The Five Invitations: Lessons On Life
from those who work with the dying
new book from Frank Ostaseski with hospice community
Looking to be a more supportive person? A new book to read with deep wisdom to share? A tool you can use to better serve your clients? An opportunity to better understand those who have passed? If so, there's a new book I'd like to introduce and recommend -
If you've ever read the book, The Five People You Meet In Heaven (Amazon), this book I want to talk about today is that, but in the reverse. It talks about the five lessons you learn from those very same people, but just before they get there.
In the 1980's Frank Ostaseski worked with the terminally ill in the AIDS community, eventually co-founding the Zen Project in San Fransisco, a Buddhist hospice healing center still in operation today. This work was and is incredibly challenging, and it fundamentally changed his life and the way he viewed it, from that point forward.
Since then, Frank Ostaseski has been teaching, formulating and putting these lessons together for the hospice community and those he knew the information would serve best. Then, MacMillen Publishing asked if he could distill this information into a book, and naturally, he said yes.
My favorite lesson comes in Chapter Eight, where Frank discusses the role of caregivers in the healing of the dying and of those left in the afterward.
The book explores the feelings of the dying, not just how we feel can about them, but what we can learn from the dying process of others, and how we can be better humans because of it and from it.
If you work in any capacity with those who death has touched, this book is going to be for you.
It'll make you a more compassionate listener, give you a better understanding of your clients and their emotions, and it's something I would recommend for the continuing education of all hospice workers, death workers, mediums, spiritual healers, and grief counselors.
If you know someone who has passed away in the care of hospice or if you have sat with someone who had prior knowledge of their death, this book is going to give you a deeper understanding of the feelings they had.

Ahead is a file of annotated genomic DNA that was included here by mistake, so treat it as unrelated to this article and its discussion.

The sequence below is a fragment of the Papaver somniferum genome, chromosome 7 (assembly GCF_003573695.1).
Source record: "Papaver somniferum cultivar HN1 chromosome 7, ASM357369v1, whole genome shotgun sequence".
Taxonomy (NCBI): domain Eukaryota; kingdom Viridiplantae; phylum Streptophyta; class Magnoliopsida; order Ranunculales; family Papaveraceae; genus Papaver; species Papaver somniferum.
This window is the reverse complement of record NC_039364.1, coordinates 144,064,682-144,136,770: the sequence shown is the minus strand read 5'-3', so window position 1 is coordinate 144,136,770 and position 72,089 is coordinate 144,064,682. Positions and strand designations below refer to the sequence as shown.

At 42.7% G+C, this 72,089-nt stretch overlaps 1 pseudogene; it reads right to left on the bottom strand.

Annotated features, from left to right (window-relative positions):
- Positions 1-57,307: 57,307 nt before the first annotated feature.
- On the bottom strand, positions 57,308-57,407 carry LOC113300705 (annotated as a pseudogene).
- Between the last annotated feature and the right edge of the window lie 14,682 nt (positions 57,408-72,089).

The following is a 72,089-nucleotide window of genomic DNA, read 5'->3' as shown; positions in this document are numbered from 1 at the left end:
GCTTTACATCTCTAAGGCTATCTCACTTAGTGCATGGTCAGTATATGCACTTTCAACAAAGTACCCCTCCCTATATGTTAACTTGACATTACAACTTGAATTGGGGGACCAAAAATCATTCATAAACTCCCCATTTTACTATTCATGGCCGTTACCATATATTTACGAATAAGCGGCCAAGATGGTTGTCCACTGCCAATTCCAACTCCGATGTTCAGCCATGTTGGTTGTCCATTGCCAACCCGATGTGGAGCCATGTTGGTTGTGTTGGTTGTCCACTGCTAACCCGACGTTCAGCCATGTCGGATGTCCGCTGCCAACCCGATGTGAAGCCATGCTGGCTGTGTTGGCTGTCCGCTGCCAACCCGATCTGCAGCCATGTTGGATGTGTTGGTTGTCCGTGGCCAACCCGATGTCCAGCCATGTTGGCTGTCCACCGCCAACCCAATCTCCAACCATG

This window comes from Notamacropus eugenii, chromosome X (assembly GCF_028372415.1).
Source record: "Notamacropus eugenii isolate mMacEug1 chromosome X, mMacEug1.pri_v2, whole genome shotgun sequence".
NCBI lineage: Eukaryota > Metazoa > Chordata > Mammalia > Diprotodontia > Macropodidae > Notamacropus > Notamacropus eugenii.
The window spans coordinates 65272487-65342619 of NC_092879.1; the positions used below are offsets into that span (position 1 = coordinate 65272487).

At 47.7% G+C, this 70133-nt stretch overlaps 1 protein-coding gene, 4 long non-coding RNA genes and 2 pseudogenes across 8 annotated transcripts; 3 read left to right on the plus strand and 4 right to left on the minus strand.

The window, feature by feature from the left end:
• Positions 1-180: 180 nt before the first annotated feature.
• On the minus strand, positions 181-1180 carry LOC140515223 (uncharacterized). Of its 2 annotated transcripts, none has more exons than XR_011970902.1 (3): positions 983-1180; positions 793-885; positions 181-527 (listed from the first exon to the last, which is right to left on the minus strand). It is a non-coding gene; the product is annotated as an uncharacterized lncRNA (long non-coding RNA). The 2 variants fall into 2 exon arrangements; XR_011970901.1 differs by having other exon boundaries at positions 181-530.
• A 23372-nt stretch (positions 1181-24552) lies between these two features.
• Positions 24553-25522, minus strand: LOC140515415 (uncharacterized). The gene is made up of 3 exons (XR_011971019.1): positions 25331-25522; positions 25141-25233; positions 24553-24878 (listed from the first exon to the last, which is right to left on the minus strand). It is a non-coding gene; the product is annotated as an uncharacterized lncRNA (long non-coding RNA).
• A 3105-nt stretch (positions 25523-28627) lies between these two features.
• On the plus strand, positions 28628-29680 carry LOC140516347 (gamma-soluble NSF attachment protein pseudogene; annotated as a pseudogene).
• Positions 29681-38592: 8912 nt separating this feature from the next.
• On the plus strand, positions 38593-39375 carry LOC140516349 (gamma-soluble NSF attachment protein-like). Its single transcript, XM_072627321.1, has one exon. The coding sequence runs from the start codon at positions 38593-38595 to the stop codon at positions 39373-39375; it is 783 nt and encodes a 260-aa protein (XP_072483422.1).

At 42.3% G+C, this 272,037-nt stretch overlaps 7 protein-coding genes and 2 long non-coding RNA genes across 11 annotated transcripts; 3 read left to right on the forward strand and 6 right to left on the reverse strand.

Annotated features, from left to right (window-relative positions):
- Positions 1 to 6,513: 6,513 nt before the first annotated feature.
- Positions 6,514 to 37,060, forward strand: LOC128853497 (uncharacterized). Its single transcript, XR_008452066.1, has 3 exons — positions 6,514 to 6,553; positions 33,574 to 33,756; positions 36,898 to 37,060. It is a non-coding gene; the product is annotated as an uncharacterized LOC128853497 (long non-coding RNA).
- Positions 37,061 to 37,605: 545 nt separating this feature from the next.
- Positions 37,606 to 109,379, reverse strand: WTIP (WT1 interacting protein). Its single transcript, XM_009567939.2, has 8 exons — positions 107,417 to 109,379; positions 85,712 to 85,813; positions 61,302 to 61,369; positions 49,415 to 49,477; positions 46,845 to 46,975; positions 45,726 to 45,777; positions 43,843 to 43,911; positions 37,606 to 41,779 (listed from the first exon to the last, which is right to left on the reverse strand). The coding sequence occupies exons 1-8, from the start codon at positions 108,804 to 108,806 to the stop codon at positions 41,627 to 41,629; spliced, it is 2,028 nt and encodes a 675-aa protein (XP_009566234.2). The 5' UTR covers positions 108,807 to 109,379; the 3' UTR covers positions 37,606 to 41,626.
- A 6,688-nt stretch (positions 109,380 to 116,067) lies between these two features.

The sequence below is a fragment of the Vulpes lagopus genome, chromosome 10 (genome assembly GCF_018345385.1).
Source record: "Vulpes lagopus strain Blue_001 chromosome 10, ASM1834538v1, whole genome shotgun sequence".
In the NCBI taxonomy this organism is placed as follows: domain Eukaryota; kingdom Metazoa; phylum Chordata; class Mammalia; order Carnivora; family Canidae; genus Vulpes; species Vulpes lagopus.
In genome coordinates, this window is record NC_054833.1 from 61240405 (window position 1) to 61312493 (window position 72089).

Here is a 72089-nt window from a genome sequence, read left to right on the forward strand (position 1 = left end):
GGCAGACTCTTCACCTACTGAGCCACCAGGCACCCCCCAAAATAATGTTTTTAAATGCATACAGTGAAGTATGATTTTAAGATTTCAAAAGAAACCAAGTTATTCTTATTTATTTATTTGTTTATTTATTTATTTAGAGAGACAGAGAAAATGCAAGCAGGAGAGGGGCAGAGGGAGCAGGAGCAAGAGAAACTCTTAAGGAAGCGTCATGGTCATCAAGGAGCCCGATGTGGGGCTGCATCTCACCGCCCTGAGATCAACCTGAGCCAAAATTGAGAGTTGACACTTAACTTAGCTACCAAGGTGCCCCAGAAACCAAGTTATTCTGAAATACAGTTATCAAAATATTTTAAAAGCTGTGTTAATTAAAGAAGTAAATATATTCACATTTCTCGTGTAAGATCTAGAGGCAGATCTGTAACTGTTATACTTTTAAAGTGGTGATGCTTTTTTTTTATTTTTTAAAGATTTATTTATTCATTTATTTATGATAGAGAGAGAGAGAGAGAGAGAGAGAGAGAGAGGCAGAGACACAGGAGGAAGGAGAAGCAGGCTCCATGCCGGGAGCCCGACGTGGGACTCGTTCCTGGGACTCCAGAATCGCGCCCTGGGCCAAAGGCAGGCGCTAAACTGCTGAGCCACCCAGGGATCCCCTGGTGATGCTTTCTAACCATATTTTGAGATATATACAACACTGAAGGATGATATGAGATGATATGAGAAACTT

Death and life go hand in hand.
Too often, too many of us stray from the teachings of death, because we're afraid if we get too close, we won't be able to go back. With this book, not only can you go back, but you come back, and you'll come back a much wiser person with the wisdom from this.
To learn more about this book, I highly suggest taking a look at and sharing its trailer:
And one last thing, the reason why this book is so important:
So much of what the dying have to say they save from our ears because they don't want to see us hurting nor do they want to scare us away.
Because our family members, our sisters, our fathers, want to protect us, we often lose these messages we would otherwise hear, but in The Five Invitations (Amazon), Frank Ostaseski, with the permission of all he served, brings this wisdom back.
I suggest it to anyone who death has touched. One tip: take it down in chunks. Each lesson is a big one and takes some time to process.
Taken from 35 years of life with the dying, this book is like the new Tibetan Book of the Dead, teaching us the lessons of the afterlife, before any of us actually has to go there just yet.
It's a heart-opener, so get ready.
Amanda Linette Meder
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